SEATTLE (AP) - Testing has pointed toward a vegetable mix from a California food wholesaler as the source of E. coli in Costco chicken salad that has been linked to an outbreak that has sickened 19 people in seven states, a Costco official said Wednesday.
SEATTLE (AP) — Testing has pointed toward a vegetable mix from a California food wholesaler as the source of E. coli in Costco chicken salad that has been linked to an outbreak that has sickened 19 people in seven states, a Costco official said Wednesday.
Craig Wilson, Costco vice president of food safety and quality assurance, said he was told by the Food and Drug Administration that the strain of E. coli seems to be connected to an onion and celery mix.
The company uses one supplier for those vegetables in the chicken salad sold in all its U.S. stores, Wilson said.
One additional test is needed to confirm that the vegetables carried the same E. coli strain connected with the outbreak, he said.
Wilson identified the supplier as Taylor Farms in Salinas, California.
Phone calls to the company did not get answered on Wednesday afternoon. A message left with the FDA was not immediately returned.
The number of people sickened in the outbreak will likely grow over the next few weeks, even though the product has been removed from store shelves, the federal Centers for Disease Control and Prevention said earlier in the day.
The spread of foodborne illness takes time to track, especially when it's happening in multiple states, said Dr. Robert Tauxe, deputy director of the CDC's Division of Foodborne, Waterborne and Environmental Diseases.
State health officials, particularly those in Utah, discovered the outbreak and helped find links between the 19 illnesses in seven states, Tauxe said.
"Very quickly they noticed these people did have something in common. They really liked and ate the rotisserie chicken salad," he said.
The big-box retailer based in Issaquah, Washington, pulled the chicken salad off store shelves nationwide, posted signs in its stores and provided detailed purchase logs to the CDC to help it track who bought the product and where the salad ingredients came from, Tauxe said.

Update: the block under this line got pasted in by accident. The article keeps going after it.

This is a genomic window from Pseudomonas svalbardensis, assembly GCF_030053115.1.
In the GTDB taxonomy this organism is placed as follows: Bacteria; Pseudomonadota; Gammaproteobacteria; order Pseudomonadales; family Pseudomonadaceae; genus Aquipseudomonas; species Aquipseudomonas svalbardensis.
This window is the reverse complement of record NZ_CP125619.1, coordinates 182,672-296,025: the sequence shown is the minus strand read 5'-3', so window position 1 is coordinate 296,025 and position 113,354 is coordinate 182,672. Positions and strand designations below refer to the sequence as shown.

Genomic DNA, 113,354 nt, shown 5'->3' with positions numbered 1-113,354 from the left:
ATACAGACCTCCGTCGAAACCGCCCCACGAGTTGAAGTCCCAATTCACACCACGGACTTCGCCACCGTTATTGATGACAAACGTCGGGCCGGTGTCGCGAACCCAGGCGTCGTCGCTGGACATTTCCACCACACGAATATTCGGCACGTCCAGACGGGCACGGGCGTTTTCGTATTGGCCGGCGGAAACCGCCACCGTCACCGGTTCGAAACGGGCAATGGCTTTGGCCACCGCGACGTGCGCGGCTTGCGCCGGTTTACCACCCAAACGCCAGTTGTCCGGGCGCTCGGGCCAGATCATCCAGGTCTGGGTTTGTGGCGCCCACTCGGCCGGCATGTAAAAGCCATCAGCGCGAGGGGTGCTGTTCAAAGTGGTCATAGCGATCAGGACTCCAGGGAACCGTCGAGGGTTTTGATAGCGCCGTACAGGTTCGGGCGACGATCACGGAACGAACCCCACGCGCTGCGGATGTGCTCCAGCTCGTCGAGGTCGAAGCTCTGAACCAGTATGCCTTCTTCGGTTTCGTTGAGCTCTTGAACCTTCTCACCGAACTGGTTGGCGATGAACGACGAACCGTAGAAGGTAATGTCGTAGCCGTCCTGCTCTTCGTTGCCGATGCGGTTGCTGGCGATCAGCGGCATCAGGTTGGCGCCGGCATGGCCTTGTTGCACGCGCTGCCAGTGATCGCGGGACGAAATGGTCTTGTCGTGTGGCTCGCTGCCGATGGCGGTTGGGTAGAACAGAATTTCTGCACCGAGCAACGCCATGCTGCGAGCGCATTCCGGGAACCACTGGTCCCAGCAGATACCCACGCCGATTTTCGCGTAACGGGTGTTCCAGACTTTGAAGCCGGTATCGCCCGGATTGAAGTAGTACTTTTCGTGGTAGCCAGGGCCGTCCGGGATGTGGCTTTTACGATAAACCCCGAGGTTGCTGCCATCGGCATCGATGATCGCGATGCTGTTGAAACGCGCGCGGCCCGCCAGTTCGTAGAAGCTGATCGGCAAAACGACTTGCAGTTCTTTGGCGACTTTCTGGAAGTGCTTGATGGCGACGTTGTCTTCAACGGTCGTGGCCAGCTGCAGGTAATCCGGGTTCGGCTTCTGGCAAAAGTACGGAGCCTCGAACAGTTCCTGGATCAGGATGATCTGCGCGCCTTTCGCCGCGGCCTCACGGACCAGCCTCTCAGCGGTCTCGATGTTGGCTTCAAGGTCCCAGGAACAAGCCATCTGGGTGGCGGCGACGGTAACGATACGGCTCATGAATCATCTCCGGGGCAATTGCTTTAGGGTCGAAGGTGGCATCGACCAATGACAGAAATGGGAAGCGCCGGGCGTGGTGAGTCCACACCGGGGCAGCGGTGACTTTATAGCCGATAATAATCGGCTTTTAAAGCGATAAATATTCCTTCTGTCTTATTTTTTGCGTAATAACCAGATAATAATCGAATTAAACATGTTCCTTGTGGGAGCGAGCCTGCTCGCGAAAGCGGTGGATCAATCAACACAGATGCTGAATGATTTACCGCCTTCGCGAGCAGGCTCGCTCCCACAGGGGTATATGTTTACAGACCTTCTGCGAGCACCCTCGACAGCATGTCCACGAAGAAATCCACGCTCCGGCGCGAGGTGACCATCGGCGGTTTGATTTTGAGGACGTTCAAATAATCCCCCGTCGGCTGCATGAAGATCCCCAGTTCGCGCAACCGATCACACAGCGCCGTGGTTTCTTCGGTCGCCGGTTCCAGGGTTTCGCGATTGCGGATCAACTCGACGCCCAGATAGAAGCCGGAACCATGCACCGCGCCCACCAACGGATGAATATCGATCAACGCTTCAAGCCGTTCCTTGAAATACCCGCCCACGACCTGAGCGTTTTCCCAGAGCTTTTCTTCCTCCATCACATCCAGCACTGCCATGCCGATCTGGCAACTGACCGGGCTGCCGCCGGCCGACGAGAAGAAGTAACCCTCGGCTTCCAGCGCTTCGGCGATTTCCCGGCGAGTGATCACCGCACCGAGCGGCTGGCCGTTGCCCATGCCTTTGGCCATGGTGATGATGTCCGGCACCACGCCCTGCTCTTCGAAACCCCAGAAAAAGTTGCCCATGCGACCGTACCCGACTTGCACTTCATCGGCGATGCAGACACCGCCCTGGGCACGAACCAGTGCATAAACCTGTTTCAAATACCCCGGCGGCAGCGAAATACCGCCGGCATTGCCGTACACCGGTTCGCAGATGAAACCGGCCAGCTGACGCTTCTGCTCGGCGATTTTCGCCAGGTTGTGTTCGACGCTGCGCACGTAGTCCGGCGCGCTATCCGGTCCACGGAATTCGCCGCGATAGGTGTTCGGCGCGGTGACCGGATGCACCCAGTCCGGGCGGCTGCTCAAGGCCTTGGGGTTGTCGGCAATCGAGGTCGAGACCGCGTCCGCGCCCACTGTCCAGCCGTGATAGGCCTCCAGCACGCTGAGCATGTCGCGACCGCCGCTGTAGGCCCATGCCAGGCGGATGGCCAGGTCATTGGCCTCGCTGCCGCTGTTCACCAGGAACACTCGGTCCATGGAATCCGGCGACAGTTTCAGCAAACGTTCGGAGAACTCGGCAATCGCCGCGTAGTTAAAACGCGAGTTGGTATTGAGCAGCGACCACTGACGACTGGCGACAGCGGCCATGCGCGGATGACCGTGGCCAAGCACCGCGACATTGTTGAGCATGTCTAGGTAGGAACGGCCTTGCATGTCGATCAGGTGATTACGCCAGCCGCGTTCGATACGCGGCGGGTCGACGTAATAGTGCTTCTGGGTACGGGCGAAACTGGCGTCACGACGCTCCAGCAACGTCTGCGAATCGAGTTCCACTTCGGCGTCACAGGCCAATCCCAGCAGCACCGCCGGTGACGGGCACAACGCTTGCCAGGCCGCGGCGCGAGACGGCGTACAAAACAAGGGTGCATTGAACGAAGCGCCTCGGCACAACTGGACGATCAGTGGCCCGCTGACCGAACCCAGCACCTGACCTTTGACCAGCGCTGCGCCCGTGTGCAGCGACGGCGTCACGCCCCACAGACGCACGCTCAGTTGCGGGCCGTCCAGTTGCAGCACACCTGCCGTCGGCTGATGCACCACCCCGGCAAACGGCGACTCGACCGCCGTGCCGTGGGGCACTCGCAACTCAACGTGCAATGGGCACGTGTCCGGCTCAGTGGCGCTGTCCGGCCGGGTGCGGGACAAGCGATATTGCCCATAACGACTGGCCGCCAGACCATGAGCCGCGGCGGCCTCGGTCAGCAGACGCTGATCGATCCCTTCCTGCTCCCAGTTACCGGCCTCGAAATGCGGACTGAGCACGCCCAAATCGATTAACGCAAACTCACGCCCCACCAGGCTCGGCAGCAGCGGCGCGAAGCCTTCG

Costco is working closely with the CDC, FDA and local health officials to find the source of the E. coli and has encouraged its suppliers to do the same, Wilson said.
"We feel terrible about the people who got sick," he said.
The strain of Shiga toxin-producing E. coli can be life-threatening, but no deaths have been reported. Five people have been hospitalized, including two with kidney failure. The CDC has been told they are all getting better, Tauxe said.
The CDC has identified a DNA fingerprint of the E. coli strain connecting all 19 patients. As health departments get more reports of foodborne illness, additional people will be checked for the fingerprint and the case count will likely rise, Tauxe said.
"All the evidence that we have points to this chicken salad," he said.
Tauxe emphasized that the agency does not have any evidence that other Costco food was contaminated.
Wilson said chickens have not been connected to the outbreak, and no other Costco products use the same other ingredients found in the chicken salad.
"We're pretty confident the path that everyone seems to be on is correct," he said.
Investigators were testing food removed from the stores, including chicken salad and other products, and talking to those who have gotten sick. All but two have reported eating the chicken salad made and sold by the retailer.
Six people got sick in Montana, five in Utah, four in Colorado, and one each in California, Missouri, Virginia and Washington state. The CDC said the illness reports began on Oct. 6 and involved people from age 5 to 84.
Health officials urged people who bought chicken salad at any U.S. Costco store on or before Nov. 20 to throw it away, even if no one has gotten sick.
The Costco-linked illnesses are not related to a recent E. coli outbreak tied to Chipotle that sickened more than 40 people. Chipotle voluntarily closed 43 restaurants in Washington and Oregon and reopened them after deep cleaning and ordering new ingredients.
Tauxe said both investigations are ongoing and he hopes they will eventually find the exact cause of both outbreaks.
"I think we're going to learn something important from both ultimately," he said.
Symptoms of E. coli infection include diarrhea, abdominal cramps, nausea and vomiting. The incubation period is three to seven days from the time of exposure.
Health officials urge anyone with the symptoms, especially people who have eaten Costco chicken salad, to go to their doctor.